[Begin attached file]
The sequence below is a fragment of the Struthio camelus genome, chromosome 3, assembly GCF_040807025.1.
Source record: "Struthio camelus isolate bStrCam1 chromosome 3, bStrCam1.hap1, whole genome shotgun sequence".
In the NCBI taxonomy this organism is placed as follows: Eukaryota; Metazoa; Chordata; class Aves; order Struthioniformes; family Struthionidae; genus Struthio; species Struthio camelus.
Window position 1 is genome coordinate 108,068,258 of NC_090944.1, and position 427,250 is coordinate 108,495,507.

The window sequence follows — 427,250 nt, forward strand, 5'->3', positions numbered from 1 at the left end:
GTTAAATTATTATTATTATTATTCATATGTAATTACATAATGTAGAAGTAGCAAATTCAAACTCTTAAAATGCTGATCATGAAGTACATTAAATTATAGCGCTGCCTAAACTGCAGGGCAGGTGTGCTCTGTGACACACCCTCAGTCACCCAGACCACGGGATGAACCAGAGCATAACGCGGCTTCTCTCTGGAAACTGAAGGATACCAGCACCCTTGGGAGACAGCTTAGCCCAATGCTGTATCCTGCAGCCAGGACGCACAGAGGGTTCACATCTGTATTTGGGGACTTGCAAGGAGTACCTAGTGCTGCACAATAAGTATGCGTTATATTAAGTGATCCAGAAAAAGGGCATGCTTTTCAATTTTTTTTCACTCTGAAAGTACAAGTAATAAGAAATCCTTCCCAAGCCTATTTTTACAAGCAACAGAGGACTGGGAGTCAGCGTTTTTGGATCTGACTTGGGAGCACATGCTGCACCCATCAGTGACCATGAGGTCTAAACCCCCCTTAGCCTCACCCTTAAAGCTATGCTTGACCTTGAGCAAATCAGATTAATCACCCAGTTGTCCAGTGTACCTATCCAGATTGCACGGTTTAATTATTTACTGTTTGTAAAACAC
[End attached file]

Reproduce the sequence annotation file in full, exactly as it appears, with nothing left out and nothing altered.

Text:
The sequence below is a fragment of the Struthio camelus genome, chromosome 3, assembly GCF_040807025.1.
Source record: "Struthio camelus isolate bStrCam1 chromosome 3, bStrCam1.hap1, whole genome shotgun sequence".
In the NCBI taxonomy this organism is placed as follows: Eukaryota; Metazoa; Chordata; class Aves; order Struthioniformes; family Struthionidae; genus Struthio; species Struthio camelus.
Window position 1 is genome coordinate 108,068,258 of NC_090944.1, and position 427,250 is coordinate 108,495,507.

The window sequence follows — 427,250 nt, forward strand, 5'->3', positions numbered from 1 at the left end:
GTTAAATTATTATTATTATTATTCATATGTAATTACATAATGTAGAAGTAGCAAATTCAAACTCTTAAAATGCTGATCATGAAGTACATTAAATTATAGCGCTGCCTAAACTGCAGGGCAGGTGTGCTCTGTGACACACCCTCAGTCACCCAGACCACGGGATGAACCAGAGCATAACGCGGCTTCTCTCTGGAAACTGAAGGATACCAGCACCCTTGGGAGACAGCTTAGCCCAATGCTGTATCCTGCAGCCAGGACGCACAGAGGGTTCACATCTGTATTTGGGGACTTGCAAGGAGTACCTAGTGCTGCACAATAAGTATGCGTTATATTAAGTGATCCAGAAAAAGGGCATGCTTTTCAATTTTTTTTCACTCTGAAAGTACAAGTAATAAGAAATCCTTCCCAAGCCTATTTTTACAAGCAACAGAGGACTGGGAGTCAGCGTTTTTGGATCTGACTTGGGAGCACATGCTGCACCCATCAGTGACCATGAGGTCTAAACCCCCCTTAGCCTCACCCTTAAAGCTATGCTTGACCTTGAGCAAATCAGATTAATCACCCAGTTGTCCAGTGTACCTATCCAGATTGCACGGTTTAATTATTTACTGTTTGTAAAACAC